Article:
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If you know your camera's 'parameters': lens focal length, size of the focal plane, etc. you can compute the sizes from images. One of the programs that come with the Model Railroad System will do this computation for you: you just need to define the camera's 'parameters'.

>
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Would be easier of you know the wife's parameters. Apparently, most=20 husbands don't.

Hah!

Wolf K.

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It also assumes that the the wife is actually there and willing to stand there. Also: getting the wife to jump over the fence around the rail yard and walk up to that grubby box car or tool shed or whatever might be problematic. Standing *outside* the fence with one's camera and knowing the camera's 'parameters' is less problematical... :-)

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On 12/6/2010 3:07 PM Robert Heller spake thus:

Butbutbut ... without knowing your exact distance to the subject, how could you possibly compute the size of *anything* in the frame? Basic trigonometry, right?

Sounds unlikely to me ...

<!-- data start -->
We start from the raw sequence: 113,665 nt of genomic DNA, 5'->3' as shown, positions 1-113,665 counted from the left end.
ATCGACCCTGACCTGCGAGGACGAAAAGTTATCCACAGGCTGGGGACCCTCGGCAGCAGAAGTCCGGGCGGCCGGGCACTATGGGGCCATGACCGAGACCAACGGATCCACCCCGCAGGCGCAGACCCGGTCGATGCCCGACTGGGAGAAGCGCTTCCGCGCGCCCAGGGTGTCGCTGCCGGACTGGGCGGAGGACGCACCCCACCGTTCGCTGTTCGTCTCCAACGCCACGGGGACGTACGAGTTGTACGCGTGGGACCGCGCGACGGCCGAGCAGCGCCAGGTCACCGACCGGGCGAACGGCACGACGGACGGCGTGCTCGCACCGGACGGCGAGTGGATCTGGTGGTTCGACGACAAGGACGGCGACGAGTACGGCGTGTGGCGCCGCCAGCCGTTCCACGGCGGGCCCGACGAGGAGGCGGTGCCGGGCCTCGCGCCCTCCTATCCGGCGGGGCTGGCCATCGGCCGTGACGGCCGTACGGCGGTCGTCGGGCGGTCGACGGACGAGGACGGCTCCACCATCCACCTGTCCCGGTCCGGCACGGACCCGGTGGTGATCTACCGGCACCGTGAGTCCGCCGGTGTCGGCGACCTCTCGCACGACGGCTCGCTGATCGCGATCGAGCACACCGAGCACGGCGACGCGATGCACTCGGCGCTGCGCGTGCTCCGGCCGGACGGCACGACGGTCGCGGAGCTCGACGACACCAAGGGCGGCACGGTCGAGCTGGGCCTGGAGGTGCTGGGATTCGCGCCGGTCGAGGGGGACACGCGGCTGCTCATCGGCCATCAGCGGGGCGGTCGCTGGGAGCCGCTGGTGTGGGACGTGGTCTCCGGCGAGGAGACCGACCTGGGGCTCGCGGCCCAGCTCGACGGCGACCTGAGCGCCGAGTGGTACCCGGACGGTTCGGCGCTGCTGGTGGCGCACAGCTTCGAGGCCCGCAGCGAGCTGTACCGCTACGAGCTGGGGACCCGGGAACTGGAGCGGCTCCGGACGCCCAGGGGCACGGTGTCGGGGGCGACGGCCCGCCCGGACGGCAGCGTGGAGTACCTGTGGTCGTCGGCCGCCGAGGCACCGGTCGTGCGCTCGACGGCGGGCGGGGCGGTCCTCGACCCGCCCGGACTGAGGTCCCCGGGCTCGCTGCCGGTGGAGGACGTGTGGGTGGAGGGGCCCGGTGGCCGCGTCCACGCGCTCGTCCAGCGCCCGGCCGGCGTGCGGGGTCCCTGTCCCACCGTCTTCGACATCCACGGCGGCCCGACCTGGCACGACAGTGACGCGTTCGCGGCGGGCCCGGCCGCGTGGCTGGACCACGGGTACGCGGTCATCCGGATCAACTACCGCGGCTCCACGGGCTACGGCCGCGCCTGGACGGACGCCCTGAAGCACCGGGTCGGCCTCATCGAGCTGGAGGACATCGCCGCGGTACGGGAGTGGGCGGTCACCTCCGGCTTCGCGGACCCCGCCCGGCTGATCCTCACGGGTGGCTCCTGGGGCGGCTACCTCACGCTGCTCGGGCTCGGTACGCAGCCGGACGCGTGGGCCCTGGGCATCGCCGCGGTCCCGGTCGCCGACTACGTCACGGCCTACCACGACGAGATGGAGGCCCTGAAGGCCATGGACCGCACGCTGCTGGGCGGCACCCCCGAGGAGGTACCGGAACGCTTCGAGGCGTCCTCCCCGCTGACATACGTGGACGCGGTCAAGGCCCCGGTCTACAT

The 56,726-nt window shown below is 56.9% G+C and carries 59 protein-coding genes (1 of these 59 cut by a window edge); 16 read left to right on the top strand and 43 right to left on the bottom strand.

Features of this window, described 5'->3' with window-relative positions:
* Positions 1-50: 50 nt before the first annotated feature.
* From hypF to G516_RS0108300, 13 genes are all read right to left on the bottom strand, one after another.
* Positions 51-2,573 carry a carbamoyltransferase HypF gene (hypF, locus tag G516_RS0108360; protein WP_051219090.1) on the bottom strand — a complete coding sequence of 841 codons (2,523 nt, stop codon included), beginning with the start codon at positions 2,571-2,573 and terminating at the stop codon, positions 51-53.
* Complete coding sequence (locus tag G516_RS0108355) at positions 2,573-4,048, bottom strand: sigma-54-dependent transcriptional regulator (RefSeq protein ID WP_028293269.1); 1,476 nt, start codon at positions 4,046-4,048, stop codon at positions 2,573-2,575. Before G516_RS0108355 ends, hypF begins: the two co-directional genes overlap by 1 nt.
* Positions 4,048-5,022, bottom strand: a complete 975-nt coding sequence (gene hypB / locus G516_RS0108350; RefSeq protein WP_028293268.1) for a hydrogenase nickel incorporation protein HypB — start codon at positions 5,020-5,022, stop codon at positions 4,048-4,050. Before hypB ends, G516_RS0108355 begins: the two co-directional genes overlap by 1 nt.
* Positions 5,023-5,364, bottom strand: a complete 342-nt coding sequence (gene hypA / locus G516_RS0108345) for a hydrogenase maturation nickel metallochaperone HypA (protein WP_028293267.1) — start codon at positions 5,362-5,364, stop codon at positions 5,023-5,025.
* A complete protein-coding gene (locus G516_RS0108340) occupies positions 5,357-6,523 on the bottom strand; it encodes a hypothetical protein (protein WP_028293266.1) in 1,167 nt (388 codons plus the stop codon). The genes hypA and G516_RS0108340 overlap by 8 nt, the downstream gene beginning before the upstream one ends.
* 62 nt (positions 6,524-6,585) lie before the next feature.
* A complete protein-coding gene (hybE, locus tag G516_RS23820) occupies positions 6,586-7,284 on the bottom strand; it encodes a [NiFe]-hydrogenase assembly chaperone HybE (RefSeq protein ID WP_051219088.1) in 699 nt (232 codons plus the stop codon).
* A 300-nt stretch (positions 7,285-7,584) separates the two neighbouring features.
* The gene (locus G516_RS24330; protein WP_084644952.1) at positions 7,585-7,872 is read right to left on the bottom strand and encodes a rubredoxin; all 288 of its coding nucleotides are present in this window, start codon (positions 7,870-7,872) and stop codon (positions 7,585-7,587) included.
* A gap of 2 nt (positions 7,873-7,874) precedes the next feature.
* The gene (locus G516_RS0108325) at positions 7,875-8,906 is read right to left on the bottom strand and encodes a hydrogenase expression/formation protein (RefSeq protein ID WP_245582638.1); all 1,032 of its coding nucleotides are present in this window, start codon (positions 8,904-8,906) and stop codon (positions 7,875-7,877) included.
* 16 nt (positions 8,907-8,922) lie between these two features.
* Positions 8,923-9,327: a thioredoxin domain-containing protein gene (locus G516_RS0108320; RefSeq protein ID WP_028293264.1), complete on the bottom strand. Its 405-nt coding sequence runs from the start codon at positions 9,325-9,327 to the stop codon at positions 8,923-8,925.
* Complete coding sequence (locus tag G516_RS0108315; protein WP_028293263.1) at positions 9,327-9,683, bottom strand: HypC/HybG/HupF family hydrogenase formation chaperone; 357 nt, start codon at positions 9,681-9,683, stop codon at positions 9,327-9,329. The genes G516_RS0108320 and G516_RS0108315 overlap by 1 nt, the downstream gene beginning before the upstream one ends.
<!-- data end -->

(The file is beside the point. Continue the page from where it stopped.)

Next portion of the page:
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SCALE

Very simple also to make the stick collapsible.

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Only if you're Canadian and she happens to be six feet tall.

Merry Christmas.

~Pete

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Yes, well ...

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Long time ago I built a model loco from a 3/4 front view photo. I knew some basic dimensions, wheel diameters, overall length loading gauge dimensions. Some years later I chanced upon a scale plan - I was so far out I scraped the model.

Greg.P.

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Indeed should she be under the tree come Christmas morning.

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On 12/7/2010 12:41 PM Greg Procter spake thus:

Well, coming from someone who claims they can tell the gross difference between 1:87 and 1:87.1, I think we can safely ignore your experience.

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If you can't discern the difference then why complicate your life and hobby by adding the 0.1???